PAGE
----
Monday, February 26, 2007

Q&A: How How Kids Learn Prejudices, Stereotypes

Q&A: How Kids Learn Prejudices, Stereotypes - Newsweek Health - By Anna Kuchment Updated: 1:05 p.m. ET Feb 26, 2007 - "How do children respond to stereotypes about race, religion and gender? A child-development expert looks at contradictions in kids’ behavior."

This is an interesting bit of research. Some of the conclusions are, like, Duh. But the relationship between groups and stereotypes is something worth knowing about. Especially the way the group dynamics evolve as the kids got older.

Anyone who can remember high school and/or has kids has plenty of exposure to this. It's just that most of us didn't grok the reality of the dynamics as opposed to the perceived dynamics. My personal experience is one that is probably not as uncommon as we might hope.

When I was very young, preschool & kindergarten, I moved 5 times before I was 5 years old. This included 2 trips over the Atlantic from Germany to the US and back. After that I spent the early elementary years in Germany and Italy. I also had rheumatic fever when I was 5 so for many, many years I was quite sickly. Due to being on the outside of every possibly group I was shunned by pretty much everyone. By the time I was in 4th or 5th grade we were now in the US. From that time until I got to high school I was the kid everyone picked on. I got the crap beat out of me on a near daily basis. It was so bad that sometimes the teachers would treat me this way. I'll give them the benefit of the doubt and chalk that up to social assimilation. Needless to say this attributed to me having an inferiority complex the size of Gibraltar.

High school was when I started to climb out of this deep hole. We'd moved back to Germany and I started playing football. In the four years I went from 58th string JV to starting Varsity Center. I still got the picked on thing in high school but as I went through the years it became less and less. By my senior year I was part of the championship winning football team and was practically an athlete/coach in Track and Field. Got my first real girlfriend (but that's another story) and generally was considered "in." I wasn't in the "popular" click but they would at least acknowledge me.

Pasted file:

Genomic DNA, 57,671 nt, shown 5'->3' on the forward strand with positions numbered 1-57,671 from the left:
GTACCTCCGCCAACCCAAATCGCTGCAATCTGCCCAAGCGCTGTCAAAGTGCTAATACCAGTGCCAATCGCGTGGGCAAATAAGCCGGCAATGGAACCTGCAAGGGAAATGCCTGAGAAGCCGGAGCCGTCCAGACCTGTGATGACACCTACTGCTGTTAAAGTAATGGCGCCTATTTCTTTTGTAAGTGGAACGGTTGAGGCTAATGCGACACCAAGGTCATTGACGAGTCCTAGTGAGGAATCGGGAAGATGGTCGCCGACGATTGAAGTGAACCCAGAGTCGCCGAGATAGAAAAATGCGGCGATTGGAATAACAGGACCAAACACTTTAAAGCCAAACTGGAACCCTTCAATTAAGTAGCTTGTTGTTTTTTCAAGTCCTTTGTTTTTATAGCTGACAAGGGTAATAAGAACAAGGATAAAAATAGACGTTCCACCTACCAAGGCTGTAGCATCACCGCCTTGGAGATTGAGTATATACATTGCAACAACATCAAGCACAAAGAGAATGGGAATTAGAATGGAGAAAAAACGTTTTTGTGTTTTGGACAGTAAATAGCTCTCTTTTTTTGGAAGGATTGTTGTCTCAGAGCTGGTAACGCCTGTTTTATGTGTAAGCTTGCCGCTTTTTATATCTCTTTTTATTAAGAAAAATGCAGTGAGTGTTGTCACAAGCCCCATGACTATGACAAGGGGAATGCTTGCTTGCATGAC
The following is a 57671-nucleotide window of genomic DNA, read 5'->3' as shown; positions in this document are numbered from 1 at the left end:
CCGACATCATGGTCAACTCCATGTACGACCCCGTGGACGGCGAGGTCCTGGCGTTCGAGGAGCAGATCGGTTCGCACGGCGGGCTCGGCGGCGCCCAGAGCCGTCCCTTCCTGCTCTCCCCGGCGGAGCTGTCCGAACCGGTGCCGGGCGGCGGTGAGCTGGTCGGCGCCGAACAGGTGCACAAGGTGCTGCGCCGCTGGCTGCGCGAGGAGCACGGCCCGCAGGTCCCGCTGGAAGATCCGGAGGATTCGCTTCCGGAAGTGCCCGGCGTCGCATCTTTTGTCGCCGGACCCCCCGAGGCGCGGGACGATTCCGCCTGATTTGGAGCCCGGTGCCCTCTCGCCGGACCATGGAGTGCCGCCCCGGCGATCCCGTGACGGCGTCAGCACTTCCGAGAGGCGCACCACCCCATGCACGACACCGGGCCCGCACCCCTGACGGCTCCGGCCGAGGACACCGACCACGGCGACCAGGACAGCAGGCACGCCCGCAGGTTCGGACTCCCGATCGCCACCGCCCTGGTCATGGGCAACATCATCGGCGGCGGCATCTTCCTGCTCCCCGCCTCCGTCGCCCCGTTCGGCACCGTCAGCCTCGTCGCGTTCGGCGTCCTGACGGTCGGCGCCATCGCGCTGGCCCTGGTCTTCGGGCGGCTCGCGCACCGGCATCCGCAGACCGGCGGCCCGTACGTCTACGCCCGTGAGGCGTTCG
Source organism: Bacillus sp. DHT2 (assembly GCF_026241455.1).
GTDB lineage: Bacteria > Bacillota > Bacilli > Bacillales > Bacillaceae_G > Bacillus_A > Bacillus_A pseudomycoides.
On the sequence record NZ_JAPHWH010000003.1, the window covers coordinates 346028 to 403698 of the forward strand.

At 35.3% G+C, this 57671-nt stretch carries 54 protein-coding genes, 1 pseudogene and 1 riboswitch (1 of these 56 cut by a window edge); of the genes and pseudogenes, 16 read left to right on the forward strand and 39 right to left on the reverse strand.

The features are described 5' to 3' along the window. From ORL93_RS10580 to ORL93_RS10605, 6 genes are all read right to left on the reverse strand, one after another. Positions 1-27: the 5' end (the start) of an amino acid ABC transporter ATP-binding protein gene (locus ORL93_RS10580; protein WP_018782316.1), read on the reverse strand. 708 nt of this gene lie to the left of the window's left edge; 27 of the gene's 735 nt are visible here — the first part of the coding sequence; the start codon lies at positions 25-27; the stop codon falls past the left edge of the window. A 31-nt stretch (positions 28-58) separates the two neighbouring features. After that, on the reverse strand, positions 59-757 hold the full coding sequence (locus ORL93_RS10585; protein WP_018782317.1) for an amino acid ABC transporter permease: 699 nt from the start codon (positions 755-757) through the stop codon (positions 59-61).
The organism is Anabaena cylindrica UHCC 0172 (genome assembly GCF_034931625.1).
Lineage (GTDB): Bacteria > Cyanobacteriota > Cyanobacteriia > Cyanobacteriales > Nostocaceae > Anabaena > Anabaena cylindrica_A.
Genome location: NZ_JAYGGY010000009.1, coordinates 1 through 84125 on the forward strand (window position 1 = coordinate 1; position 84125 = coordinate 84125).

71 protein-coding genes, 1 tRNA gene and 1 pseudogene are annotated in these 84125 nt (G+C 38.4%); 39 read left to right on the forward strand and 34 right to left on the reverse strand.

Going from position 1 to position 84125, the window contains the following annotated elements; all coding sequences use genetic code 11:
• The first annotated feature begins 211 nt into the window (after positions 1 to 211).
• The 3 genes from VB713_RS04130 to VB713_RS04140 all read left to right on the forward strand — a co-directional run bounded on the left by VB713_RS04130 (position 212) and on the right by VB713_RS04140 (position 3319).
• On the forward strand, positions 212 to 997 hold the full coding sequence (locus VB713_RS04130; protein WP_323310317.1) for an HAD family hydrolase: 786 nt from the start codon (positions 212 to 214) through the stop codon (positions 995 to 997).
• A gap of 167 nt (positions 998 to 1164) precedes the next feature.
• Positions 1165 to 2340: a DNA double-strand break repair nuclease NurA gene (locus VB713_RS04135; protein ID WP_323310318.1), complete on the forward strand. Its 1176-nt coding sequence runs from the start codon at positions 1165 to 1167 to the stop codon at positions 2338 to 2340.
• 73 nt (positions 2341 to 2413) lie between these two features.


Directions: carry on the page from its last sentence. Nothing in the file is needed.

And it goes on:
In my psudo-university career I was in the "we sleep all day and smoke dope as much as possible while occasionally going out with friends" crowd. I was very popular in this group.

After University my work years were up and down but I had many friends in the different places we lived. We moved 10 times between '80 and '88. I was also in a rock band for most of this time so there were the perks from that. In '88 we came to the States and over the next few years I got married, advanced in my career field, bought a house, had a kid and all that domestic stuff.

Throughout this journey the social groups I've been involved with have changed and morphed and I slopped in and out of different ones at different times in my life. Now I have a young son and I have been conscious of his social group standing. He's doing far better than I ever did but I want to keep an eye on him. Being an only child of divorced parents living with a crippled father has made him a little bit spoiled. I don't want him to grow up as a bad seed. With the knowledge that this study gives I have a better chance to help him avoid becoming a serial killer.

I hope.

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